From times immemorial, fratricidal wars have been a part of human history. Kings have been known to murder their siblings to get hold of the coveted throne. Brothers have fought against each other for land, glory and power. The Kurukshetra War is infinitely more than just a fratricidal war, its philosophical implications forming the very basis of Indian philosophy. Philosophically, I guess, and great men have reportedly suggested so, the Kurukshetra War amounts to conflicting elements within one’s own consciousness (does that make sense? Of course it does!)
What I wish to resolve in this blog post, through my silent typings, is, on a small scale, my own conflicts in the process of choosing a discipline of and an institute of undergraduate studies. On a broader scale however, I would refer to the moral and ethical conflicts of the simple mind (simple is SUCH an understatement) as well realizing how easy it is to fool or convince oneself – get utterly bamboozled by yourself with scarce direct influence from a third party.
This very conflict may be a source of mental pressure of gigantic proportions. However the reasons for this conflict are quite self evident – the old concept of resistance to change and fear of the untrodden path (to think I have used these phrases without actually ever having read Robert Frost). Testing times however, once lived through offer invaluable lessons and are treasured in later life.
But first I must clarify on the aptness of the analogies I have drawn. Why a ‘Kurukshetroid ‘ war? Kurukshetra- the holy site of the epic battle, yet a site of bloodshed, yet a site where knowledge was imparted. Men have compared it to the holy human mind, of petty and great affairs that coexist there, and also to society. (?)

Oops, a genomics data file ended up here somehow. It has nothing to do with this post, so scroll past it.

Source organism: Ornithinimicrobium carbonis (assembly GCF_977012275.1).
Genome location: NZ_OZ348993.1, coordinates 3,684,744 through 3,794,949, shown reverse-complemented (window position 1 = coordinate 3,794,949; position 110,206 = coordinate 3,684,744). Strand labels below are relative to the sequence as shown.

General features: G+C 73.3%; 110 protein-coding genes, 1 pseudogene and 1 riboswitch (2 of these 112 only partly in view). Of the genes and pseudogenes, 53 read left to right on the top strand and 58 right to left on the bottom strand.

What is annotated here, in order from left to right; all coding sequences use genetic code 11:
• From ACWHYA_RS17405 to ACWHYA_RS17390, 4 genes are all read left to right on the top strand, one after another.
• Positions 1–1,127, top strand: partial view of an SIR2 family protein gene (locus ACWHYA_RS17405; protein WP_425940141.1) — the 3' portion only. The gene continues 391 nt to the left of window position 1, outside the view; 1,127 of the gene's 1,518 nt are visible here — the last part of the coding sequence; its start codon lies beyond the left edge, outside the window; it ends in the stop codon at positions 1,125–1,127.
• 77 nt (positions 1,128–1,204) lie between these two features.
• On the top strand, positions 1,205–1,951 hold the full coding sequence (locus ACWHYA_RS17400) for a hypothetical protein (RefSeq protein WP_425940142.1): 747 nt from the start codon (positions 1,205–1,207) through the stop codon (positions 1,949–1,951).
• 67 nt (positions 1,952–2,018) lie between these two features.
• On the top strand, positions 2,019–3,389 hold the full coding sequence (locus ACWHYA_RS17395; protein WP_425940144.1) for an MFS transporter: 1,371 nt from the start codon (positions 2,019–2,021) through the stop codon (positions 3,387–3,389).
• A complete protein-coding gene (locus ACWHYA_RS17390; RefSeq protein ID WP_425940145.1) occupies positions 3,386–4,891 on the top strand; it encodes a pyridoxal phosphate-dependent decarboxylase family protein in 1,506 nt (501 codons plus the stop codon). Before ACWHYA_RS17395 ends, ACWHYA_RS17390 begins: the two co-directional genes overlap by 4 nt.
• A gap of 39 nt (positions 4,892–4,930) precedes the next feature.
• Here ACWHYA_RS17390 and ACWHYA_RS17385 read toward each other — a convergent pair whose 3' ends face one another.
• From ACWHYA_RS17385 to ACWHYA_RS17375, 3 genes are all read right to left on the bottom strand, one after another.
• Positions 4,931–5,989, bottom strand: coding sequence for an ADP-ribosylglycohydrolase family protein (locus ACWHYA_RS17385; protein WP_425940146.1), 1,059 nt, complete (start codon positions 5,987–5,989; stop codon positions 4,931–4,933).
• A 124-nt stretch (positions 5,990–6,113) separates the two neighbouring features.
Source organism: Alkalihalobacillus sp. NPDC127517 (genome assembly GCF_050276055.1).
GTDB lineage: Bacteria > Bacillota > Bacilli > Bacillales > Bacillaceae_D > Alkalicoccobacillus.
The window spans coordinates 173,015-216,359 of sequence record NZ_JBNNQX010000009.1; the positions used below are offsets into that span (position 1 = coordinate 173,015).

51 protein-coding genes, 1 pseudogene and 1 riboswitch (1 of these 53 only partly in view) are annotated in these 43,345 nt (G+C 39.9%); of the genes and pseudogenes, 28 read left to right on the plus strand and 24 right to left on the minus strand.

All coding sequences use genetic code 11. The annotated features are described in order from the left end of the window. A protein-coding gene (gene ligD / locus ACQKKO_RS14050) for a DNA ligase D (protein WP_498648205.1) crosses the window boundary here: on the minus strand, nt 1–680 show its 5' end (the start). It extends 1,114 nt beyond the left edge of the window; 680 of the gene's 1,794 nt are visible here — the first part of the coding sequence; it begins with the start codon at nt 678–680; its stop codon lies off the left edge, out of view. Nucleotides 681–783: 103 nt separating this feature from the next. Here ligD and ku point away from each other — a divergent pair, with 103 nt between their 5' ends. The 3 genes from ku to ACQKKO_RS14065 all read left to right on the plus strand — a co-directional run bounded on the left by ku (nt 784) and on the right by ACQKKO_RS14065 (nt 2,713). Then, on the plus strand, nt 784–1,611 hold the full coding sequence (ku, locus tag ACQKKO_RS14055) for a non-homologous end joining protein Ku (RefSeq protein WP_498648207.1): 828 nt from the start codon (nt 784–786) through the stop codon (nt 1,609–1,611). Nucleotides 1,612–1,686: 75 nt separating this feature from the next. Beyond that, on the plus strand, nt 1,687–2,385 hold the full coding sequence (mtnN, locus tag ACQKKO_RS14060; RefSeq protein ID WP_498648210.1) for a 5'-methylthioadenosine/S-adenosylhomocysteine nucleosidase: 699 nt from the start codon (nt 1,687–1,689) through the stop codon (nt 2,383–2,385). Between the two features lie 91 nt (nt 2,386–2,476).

Why is the mind holy? Well, it is one of the most advanced and probably only machine (for lack of a better word) capable of thinking, analyzing, taking decisions and incredibly, abstracting! Although many of these are done also by animals/beings of lower intellect (another recurring definition) but humans have taken these aspects beyond ‘sensible’ limits which are also, strangely set by them!
Now I shall not digress to the point of claiming anything complex and beautiful to be worshipped but by a happy coincidence, it is often the case that the human mind, in all its glory, complexity and blatant disregard of the rules it itself laid down, deserves to be called holy.
As for society, it is that institution created by mutual consent which is involved in cooperation to better living conditions and smoothen the road to progress. (another abstract term defined by me as a condition where probability of all getting what they desire for axiomatic happiness is maximized without compromising on mutual philanthropic measures, i.e. not making the relation parasitic but rather symbiotic. But this on the other hand does not ensure that society …progresses… in a progressive manner. Violence may be seen as a parameter of progress, I doubt it.) It is based on common consent, goodwill and well-being -how can that not be holy?
Hmm… now maybe I can satisfactorily say – Kurukshetra punyakshetra – the ‘adhar’ is well compared.
Why a Kurukshetr-oid war? It was fratricidal – between brothers and in the beginning, there shall inevitably remain a period of soul-searching – of confidence loss.
In the War, we see Arjun losing confidence desperately seeking solace from the horrors of fighting those he considered dear to his heart all his life – his brothers, friends, compatriots, those he considered father-like, grandfather-like, his well-wishers, all those who were, by strange compulsions, were pitted against him in battle. More on this aspect of the analogy in the next post.